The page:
General staff responds to criticisms about closeness to government

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President Recep Tayyip Erdoğan (C) poses with head of Turkey's intelligence service Hakan Fidan (R) and Chief of General Staff Gen. Hulusi Akar, who he accused of failing to inform him about a coup attempt on July 15 despite the fact that they had learned of the coup plan six hours earlier, in Samarkand, Uzbekistan, on Nov. 18.

Turkey’s General Staff has responded to widespread claims suggesting that it is too close to the Justice and Development Party (AKP) government and is not adhering to its traditional values.

For years, the Turkish military has served as the guardian of a secular regime and has maintained its distance from Islamist politicians. The military, which toppled several democratically elected governments, forced a coalition government led by a now-defunct conservative political party to resign on the grounds that there was rising fundamentalism in the country in 1997.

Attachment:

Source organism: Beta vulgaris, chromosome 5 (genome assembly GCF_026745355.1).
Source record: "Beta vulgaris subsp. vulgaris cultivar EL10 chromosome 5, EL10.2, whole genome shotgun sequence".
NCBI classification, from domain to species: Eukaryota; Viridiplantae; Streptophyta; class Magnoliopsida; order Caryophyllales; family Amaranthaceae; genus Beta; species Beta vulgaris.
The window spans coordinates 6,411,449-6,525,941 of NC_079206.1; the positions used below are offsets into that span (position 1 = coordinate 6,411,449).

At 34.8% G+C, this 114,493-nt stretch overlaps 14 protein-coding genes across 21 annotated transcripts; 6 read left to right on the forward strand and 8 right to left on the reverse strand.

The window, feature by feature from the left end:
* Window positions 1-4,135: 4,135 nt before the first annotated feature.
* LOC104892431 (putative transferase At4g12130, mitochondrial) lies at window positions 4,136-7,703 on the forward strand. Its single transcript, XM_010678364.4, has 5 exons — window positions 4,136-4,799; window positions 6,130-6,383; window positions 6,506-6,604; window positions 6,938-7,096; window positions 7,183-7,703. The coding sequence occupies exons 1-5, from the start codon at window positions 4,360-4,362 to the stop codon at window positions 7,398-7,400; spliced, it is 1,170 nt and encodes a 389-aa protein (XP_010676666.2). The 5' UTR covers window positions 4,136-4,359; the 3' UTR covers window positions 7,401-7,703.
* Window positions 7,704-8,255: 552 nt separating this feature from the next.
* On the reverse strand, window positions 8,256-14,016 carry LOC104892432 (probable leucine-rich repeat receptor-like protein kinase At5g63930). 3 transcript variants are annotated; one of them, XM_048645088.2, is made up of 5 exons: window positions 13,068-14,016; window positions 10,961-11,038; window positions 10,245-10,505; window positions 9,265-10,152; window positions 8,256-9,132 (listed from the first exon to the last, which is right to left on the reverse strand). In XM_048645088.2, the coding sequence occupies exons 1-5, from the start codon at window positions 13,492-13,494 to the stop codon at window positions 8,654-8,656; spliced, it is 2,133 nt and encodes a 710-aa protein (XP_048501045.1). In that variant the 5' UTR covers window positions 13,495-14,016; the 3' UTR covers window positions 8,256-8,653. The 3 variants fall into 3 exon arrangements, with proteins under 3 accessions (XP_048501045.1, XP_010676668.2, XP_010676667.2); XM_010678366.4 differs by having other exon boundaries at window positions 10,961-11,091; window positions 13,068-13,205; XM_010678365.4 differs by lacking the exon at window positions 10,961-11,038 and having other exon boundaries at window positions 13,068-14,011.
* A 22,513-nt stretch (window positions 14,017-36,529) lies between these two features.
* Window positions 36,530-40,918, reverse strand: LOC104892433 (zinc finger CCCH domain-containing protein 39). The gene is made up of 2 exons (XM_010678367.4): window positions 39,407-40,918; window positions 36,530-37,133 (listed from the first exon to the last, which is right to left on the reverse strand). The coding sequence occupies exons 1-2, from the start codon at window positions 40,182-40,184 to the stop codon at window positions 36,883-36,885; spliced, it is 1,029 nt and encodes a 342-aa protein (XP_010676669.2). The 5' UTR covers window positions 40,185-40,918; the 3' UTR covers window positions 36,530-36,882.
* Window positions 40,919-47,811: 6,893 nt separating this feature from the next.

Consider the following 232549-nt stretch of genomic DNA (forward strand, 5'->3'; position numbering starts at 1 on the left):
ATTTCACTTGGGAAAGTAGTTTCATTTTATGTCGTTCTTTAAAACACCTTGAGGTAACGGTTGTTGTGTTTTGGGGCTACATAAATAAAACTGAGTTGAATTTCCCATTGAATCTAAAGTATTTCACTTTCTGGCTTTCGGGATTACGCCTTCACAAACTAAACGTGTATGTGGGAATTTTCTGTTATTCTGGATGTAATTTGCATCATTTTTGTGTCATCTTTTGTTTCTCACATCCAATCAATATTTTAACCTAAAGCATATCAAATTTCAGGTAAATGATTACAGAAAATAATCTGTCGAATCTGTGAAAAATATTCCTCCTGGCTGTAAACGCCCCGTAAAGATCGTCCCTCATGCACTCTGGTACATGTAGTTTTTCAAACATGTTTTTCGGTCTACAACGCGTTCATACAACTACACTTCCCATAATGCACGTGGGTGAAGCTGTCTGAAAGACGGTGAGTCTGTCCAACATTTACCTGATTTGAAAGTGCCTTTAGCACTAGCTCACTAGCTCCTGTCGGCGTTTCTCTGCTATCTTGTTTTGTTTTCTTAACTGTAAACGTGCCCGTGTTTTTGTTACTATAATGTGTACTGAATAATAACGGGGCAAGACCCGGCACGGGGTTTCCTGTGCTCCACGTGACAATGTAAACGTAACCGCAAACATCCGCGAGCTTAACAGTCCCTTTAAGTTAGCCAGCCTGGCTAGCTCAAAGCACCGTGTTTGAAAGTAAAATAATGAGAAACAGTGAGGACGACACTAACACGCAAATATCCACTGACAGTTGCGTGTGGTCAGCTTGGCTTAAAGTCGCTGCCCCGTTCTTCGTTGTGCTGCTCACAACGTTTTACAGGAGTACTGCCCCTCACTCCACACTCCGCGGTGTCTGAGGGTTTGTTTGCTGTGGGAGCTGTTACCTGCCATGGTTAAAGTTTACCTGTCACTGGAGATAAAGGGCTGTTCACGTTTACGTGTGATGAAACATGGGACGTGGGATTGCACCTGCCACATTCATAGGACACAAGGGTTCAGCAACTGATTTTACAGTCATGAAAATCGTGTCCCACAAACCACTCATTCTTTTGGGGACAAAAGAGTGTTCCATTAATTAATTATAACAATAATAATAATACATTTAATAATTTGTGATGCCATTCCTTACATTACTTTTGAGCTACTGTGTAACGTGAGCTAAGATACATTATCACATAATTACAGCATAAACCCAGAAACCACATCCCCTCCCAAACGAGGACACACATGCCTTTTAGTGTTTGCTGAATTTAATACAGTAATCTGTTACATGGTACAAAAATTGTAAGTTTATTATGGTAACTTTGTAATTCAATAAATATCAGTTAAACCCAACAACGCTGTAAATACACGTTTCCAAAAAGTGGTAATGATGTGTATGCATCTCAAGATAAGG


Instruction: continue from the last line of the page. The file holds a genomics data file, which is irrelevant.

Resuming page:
The General Staff’s response, which was published in the Hürriyet daily on Saturday, followed an announcement on Wednesday that military cadets and officers would now be able to wear headscarves.

The General Staff said it had not been consulted before the Defense Ministry made the announcement. Military sources told the daily that the General Staff did not have any role in the announcement of scarf freedom.

Chief of General Staff Gen. Hulusi Akar had also drawn widespread criticism for accompanying President Recep Tayyip Erdoğan on foreign visits. Military sources told the daily that such criticisms were ill-intentioned and that Akar had joined Erdoğan twice over the past six months during his foreign visits.

“It is very natural and necessary for the chief of general staff to make official visits with the president in line with the interests of the state,” the military sources said.

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